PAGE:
A new image from the Hubble Space Telescope shows a deep view of the eye of a galactic needle.
The spiral galaxy is nicknamed “the eye of the needle”, although it is more officially known as NGC 247 and Caldwell 62. NASA said on May 10 that the nickname is appropriate given that this galaxy is a dwarf spiral, making it a relatively small group of stars compared to our own Milky Way.
The Hubble Space Telescope image depicts a hole on the other side of the galaxy, which NASA says intrigues astronomers. “There is a shortage of gas in this part of the galaxy, which means there is not much material from which new stars can form,” the agency wrote.
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“Since star formation stopped in this area, faint old stars populate the void. Scientists still don’t know how this strange feature formed, but studies suggest past gravitational interactions with another galaxy,” the agency added.
The hole is not the only mystery of this galaxy.
Beneath the galaxy disk, you can spit out a few smaller, distant galaxies beyond the Needle’s Eye marker of 11 million light-years, a distance relatively close to us in galactic terms. But finding out more about these distant galaxies is something astronomers are also trying to do.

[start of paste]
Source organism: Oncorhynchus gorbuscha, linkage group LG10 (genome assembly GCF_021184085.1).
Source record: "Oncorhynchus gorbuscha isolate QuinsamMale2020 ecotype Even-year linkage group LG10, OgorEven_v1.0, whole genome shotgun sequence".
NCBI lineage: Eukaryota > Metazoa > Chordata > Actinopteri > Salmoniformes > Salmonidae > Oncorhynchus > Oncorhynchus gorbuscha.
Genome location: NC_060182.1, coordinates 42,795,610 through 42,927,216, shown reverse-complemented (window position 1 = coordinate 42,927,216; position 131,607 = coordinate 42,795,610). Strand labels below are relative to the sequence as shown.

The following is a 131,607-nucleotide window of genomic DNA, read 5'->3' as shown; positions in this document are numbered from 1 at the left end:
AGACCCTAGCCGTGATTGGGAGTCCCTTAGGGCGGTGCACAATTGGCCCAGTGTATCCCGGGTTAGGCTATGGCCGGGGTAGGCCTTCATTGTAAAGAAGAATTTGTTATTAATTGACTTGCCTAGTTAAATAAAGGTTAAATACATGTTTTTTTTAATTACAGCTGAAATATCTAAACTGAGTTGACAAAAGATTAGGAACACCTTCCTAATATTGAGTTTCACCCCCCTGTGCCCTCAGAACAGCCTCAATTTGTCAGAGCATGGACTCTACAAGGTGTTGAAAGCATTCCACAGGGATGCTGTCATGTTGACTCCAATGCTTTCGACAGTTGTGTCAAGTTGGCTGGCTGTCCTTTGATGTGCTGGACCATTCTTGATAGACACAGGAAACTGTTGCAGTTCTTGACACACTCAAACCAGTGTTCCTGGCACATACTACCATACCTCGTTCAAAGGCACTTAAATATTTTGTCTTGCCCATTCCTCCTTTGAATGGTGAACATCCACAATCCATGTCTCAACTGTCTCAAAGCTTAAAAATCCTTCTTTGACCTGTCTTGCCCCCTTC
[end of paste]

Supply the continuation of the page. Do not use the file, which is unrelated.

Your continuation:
“Bright red indicates areas of high density gas and dust, and robust star formation rather close to the edge of the galaxy,” NASA said. There is also a bright star in the foreground that is within the field of view.
At the heart of the galaxy is also a source of ultra-bright X-rays, but it is unknown where this came from.
“Are these stellar-mass black holes gorging on unusually large amounts of gas? Or are they long-sought “intermediate-mass” black holes dozens of times more massive than their stellar counterparts? but smaller than the monster black holes at the center of most galaxies?” asked NASA.
Independent studies of the galaxy using other forms of light, such as X-rays with NASA’s Chandra X-ray Observatory, suggest that the X-rays originate from the disk of an intermediate-mass black hole. But more studies will be needed to decide for sure what’s going on.